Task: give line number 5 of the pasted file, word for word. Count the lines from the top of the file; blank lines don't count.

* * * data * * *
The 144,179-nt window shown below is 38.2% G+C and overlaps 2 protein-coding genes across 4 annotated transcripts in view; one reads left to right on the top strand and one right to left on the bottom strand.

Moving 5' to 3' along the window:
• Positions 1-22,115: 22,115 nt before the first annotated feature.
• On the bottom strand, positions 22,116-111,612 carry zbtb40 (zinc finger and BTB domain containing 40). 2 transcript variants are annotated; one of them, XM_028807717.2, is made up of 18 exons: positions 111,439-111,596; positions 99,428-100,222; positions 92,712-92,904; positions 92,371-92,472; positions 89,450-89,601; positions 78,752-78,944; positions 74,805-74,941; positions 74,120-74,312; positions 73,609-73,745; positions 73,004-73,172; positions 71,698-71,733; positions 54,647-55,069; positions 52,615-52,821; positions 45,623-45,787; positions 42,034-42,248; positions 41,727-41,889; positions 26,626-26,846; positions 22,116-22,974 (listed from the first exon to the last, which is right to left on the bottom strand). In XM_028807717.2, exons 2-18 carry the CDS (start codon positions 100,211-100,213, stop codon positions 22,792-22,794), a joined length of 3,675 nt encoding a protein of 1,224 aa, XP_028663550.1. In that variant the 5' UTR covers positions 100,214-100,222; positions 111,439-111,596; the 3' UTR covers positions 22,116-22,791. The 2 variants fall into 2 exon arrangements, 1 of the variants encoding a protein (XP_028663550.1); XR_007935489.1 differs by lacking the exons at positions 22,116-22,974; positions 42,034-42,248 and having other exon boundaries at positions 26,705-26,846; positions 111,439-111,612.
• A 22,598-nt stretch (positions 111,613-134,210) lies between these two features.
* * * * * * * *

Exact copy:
• A 22,598-nt stretch (positions 111,613-134,210) lies between these two features.